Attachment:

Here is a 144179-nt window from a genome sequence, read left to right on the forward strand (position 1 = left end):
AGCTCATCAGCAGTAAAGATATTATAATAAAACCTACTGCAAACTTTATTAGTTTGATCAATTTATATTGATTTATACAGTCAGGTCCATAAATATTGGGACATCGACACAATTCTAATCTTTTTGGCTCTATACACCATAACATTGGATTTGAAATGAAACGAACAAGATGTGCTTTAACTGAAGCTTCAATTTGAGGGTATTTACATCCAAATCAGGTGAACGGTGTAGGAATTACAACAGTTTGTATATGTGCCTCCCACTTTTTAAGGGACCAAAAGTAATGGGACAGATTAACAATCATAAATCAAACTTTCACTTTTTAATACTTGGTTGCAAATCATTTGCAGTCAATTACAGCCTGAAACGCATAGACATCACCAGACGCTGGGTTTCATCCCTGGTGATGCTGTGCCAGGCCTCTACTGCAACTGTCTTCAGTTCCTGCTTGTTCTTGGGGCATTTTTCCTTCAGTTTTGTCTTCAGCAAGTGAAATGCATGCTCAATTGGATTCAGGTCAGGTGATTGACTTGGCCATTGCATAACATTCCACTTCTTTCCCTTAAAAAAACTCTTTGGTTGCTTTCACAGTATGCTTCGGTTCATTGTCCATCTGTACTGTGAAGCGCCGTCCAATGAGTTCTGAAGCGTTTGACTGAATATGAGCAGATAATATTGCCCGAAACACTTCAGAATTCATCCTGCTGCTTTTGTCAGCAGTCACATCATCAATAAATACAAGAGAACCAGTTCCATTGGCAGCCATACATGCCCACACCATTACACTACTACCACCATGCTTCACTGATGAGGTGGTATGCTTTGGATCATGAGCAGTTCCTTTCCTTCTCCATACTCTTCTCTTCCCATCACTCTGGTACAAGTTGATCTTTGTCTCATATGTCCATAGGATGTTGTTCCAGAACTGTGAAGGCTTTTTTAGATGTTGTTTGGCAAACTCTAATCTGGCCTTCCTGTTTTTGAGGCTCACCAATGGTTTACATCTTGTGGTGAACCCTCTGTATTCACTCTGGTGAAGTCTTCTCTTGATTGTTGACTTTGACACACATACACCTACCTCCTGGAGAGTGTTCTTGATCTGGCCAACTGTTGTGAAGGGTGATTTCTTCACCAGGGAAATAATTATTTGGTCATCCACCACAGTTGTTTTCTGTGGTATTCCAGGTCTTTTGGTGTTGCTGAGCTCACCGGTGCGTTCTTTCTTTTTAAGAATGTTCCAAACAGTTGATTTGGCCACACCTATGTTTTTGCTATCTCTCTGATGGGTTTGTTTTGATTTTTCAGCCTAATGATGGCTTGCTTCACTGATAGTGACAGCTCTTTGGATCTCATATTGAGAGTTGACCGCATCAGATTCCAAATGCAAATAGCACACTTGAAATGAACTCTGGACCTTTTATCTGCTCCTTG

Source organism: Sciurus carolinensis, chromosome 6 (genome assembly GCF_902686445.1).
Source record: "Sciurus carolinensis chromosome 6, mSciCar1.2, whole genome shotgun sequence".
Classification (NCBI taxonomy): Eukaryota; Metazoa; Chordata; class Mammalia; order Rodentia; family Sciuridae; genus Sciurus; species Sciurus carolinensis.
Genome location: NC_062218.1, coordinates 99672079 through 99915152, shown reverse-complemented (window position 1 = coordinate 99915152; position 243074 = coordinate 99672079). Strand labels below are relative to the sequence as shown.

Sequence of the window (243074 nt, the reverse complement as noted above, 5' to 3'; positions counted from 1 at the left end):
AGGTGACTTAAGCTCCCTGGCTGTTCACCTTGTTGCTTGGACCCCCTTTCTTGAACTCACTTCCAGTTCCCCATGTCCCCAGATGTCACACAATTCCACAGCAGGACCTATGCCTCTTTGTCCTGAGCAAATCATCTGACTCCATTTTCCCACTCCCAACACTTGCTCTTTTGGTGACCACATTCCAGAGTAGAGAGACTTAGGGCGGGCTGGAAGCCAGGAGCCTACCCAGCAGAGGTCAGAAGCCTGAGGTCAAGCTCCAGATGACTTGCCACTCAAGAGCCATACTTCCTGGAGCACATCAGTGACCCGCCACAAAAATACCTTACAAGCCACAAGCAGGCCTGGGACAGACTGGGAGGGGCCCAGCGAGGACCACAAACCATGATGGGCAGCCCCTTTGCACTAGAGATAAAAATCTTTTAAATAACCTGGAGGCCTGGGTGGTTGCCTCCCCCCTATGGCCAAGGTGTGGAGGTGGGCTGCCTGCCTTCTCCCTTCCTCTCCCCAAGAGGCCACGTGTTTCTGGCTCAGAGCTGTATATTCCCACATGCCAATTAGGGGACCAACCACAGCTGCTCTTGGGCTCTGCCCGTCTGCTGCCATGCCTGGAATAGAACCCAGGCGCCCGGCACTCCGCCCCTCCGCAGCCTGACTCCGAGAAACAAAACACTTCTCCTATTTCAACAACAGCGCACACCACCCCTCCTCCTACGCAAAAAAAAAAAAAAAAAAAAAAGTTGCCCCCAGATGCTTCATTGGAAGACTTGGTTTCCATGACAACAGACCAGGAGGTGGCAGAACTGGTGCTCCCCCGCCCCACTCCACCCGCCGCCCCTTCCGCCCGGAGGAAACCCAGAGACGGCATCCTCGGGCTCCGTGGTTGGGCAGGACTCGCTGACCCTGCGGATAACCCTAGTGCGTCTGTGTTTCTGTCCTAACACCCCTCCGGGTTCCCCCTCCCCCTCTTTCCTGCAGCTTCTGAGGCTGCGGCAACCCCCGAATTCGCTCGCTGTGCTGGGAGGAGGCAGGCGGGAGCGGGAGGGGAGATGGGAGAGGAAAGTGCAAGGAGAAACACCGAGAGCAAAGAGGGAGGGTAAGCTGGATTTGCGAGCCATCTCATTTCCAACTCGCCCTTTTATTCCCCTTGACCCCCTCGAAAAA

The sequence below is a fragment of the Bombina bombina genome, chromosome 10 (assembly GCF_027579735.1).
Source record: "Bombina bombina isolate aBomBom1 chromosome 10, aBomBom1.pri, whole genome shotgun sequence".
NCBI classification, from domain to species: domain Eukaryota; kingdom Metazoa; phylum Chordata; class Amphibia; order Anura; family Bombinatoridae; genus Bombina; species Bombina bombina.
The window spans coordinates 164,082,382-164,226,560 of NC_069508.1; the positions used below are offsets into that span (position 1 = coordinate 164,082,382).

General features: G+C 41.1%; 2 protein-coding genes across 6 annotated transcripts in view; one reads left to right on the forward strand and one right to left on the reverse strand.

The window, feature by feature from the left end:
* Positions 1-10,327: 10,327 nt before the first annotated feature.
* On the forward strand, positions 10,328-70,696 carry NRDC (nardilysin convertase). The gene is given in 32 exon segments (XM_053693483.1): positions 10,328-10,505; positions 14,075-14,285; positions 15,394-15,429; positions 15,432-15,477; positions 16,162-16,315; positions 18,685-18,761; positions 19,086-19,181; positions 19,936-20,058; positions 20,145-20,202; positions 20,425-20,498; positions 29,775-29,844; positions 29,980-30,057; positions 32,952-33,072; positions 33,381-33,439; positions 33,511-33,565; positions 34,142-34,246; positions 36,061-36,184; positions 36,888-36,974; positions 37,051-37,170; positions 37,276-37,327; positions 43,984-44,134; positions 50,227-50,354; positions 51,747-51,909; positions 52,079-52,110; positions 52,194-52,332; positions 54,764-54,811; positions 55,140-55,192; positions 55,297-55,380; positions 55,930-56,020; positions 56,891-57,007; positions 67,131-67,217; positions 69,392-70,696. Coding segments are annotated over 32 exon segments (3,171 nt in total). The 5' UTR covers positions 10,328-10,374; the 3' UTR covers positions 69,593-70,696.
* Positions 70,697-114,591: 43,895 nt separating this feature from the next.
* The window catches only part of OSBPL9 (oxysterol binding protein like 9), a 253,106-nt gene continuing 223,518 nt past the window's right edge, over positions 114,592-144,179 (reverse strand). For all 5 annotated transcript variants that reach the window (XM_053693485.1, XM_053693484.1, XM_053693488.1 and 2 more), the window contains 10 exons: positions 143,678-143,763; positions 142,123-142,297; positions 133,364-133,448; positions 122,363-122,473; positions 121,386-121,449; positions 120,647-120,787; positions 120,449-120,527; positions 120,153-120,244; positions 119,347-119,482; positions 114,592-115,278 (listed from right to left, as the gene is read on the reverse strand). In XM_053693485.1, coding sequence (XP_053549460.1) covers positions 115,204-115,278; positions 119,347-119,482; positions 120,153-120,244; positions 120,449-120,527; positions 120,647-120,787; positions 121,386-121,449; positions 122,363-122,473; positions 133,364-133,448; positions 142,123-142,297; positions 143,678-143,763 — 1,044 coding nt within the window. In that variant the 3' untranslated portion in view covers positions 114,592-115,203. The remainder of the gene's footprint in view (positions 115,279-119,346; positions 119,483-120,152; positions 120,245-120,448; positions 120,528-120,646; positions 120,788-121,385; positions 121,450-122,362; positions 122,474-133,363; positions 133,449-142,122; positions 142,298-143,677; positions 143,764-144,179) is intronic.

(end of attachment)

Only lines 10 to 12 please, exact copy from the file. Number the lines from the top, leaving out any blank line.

Source record: "Bombina bombina isolate aBomBom1 chromosome 10, aBomBom1.pri, whole genome shotgun sequence".
NCBI classification, from domain to species: domain Eukaryota; kingdom Metazoa; phylum Chordata; class Amphibia; order Anura; family Bombinatoridae; genus Bombina; species Bombina bombina.
The window spans coordinates 164,082,382-164,226,560 of NC_069508.1; the positions used below are offsets into that span (position 1 = coordinate 164,082,382).